But it doesn’t have to be this way. Remember, we’re entering into a contract with our clients in order to exchange something of value. Why not work to build a more mutually beneficial relationship? Why not strive to improve our product, so that our clients get more value from what we’re offering than they were expecting?
Find people who share your values, and you’ll conquer the world together.John Ratzenberger
When we exceed our client’s expectations, lots of good things can happen. For starters, we end up with happier clients, and happier clients bring many benefits to our business. Think about how great you feel when you’re at a restaurant and your server brings you something “on the house.” You didn’t order desert, but you got one anyway. When that happens, there’s a good chance that you’re going to go home happy, leave them a great review and come back again in the future. Sounds like a great investment of the restaurant’s marketing budget. With one small action (giving away a $7.00 desert), they’ve compounded that investment into much more value and goodwill than they could ever get from spending $7.00 on an ad.
Happier clients help grow our business by leaving us good reviews and telling their friends and family about our business. They’re also less likely to fly off the handle the minute anything goes wrong with their house. They remember the value that we provided them and are more likely to call us for advice when there’s a problem than they are to contact their attorney. A little extra value can go a long way.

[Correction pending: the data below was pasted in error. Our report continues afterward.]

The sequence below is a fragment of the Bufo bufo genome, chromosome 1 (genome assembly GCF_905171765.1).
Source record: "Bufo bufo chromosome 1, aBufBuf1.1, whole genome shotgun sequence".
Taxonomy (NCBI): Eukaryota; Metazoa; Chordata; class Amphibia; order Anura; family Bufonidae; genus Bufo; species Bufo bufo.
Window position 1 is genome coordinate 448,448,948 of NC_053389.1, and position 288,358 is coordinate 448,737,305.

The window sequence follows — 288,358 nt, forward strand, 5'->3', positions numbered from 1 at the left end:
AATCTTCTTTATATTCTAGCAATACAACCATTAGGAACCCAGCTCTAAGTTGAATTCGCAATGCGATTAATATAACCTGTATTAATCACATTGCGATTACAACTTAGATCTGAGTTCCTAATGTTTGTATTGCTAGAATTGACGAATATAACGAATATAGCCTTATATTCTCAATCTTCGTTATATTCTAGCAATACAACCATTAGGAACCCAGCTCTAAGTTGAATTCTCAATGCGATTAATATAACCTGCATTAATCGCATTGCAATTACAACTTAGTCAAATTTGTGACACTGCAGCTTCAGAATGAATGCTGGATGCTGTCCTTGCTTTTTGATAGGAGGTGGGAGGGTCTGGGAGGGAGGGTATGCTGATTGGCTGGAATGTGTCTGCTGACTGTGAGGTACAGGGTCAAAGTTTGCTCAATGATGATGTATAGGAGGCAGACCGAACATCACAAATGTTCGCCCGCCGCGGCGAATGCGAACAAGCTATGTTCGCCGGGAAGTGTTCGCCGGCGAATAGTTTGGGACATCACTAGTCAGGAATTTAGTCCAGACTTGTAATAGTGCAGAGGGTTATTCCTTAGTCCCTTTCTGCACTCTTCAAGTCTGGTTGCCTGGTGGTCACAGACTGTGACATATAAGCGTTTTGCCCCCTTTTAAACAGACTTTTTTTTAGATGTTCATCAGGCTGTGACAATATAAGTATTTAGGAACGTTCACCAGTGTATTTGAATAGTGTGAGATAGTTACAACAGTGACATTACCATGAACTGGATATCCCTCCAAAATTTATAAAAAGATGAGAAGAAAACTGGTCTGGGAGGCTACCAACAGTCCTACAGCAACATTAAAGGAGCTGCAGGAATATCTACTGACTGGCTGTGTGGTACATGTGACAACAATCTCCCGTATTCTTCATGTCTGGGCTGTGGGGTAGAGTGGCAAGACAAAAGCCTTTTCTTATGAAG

By improving the value that we provide to our clients, we can expand the value that they give to us in return. Instead of just collecting a check, we can turn them into brand ambassadors, lobbying for us and our future success. Free marketing, provided by the best kind of spokespersons, ones that have actually used our product and were happy with the results.
We enter into a contract to exchange things of value. Why not up the value of what we’re offering? There’s no limit to the dividends we can gain as the result of such a small investment.